“I never had access to lingerie as a plus-size girl in Brisbane at the time. It was never really something that I felt like I could buy into because no one made lingerie that was affordable for my size” – Michaela Stark

Is it a cathartic experience? “Absolutely,” she shares. “It’s helped me work through a lot with my own body. I feel like my body has changed since I started doing this –  I don’t know if it actually has physically or if it’s my perception of it – but, there’s been a lot of inner torment to get to the point where I’m at now.” Tracing her anguish back to her early teens, Stark recalls the unsettling experience that came with finding her first bra. “I got my boobs when I was like 12-years-old,” she shares frankly, interrupted by a soft laugh. “It was a disaster. I started going bra shopping and I remember going to the most basic store, with absolutely no idea what I was doing. I got a Size A cup that did not fit. I used to wear it under my school uniform, a thick, heavy linen uniform, with buttons up the neck and a little tie. I would have that indentation where it would be flat down by chest, a bump, then followed by another bump because the bra was cutting so bad. And every time I moved, my boobs would just fall out all over the place.” Her tale of teen turmoil – albeit universal –  prompted her interest in lingerie and the underwear market, impelled to solve this very problem. Alongside her obsessions with Burlesque growing up, Stark felt frustrated by a lack of inclusivity. “I never had access to lingerie as a plus-size girl in Brisbane at the time. It was never really something that I felt like I could buy into because no one made lingerie that was affordable for my size,” the frustration thus prompting her entrance into the fashion industry for its lacking diversity.

“The [fashion industry’s] structure is so unnecessarily stressed all the time, working to create these collections that no one asked for. It’s detrimental to society.”

Soon after, she got accepted into “one of the only fashion universities in Brisbane” and became absorbed by the design process, marking the first chapter in her discovery of how garments interact with the body. “I used to create clothes that represented the ugly, grotesque body – and by that I mean very natural, but over the top – with lots of period stains and huge breasts.” It was during her tenure that Stark quickly became “obsessed with Europe,” pitching between countries in a haphazard pursuit: completing her Erasmus in Italy’s fashion capital, moving back and forth between Brisbane and Paris – at which she was later kicked out – only to make the move across to London after her graduation, securing the role of Head Seamstress for an independent British brand. Independence served Stark well, and while adapting to the industry’s mercurial pace, she eventually grew apathetic to its taxing beat. “The structure is so unnecessarily stressed all the time, working to create these collections that no one asked for. It’s detrimental to society.” Instead, she made haste with her own pathway, transferring her detailed seamstressing skills to her couture garments that revere the female form.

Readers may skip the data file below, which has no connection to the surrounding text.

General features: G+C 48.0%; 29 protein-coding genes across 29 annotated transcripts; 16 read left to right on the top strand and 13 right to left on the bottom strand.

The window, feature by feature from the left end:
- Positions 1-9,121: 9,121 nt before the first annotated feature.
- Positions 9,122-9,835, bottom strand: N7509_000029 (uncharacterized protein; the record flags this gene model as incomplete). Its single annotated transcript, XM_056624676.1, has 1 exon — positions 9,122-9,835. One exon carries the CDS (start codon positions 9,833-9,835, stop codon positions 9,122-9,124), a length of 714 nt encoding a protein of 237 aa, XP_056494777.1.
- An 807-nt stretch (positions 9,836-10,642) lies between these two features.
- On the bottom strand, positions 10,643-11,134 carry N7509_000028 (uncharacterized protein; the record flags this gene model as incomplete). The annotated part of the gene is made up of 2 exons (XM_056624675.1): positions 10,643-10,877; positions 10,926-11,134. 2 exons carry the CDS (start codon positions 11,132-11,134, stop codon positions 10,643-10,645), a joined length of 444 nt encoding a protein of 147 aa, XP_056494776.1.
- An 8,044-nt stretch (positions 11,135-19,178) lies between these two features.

“I find it inspiring how the designs of Michaela are not only designs but give a really new perspective to the female body.” – Ai Kamoshita

Stark’s practice is evolving. “I normally work with a mirror on set. I’m wearing the clothes that I’ve made myself and so I need to keep an eye on them and make sure they fit right. Modelling and being in control of the clothes is a really hard dynamic, so the mirror helps me with posing. Seeing myself really helps me get into my universe and explore my body and how my clothing is reacting with my body.” But change is in the air for Stark’s reformist work. “I’m ready to take the next step and embrace collaborations, and also do it on other women.” In lieu of the transition, she was ready to understand how others perceived her universe. Partnering with photographer Carlijn Jacobs, and stylist Ai Kamoshita, the latter whom Stark met during her early years in London as an intern, grouped together to shoot her latest collection, a labour of love from the past year. To hand over the creative control was an exercise of deep trust, which for Jacobs, meant only furthering Stark’s sense of power, rather than taking it away. She shares, “I find it inspiring how the designs of Michaela are not only designs but give a really new perspective to the female body. There is a lot of form in my work so to have these shapes in front of my lens creates a very abstract image. For me, it was important to show the modernity, the movement, and the point of view of Michaela herself, the way she is trying to influence the viewer.” For stylist Kamoshita, the collaboration also marked a turning-point in her work. “The styling for this shoot wasn’t so much about fashion,  but more directed towards focusing on creating shapes with her body. For example, I have gathered some shoes with strings that I could tie on her legs, added some transparent plastic cord and LED lights strings to enhance a body morphing effect. It was a very unusual way of working and I enjoyed it a lot.”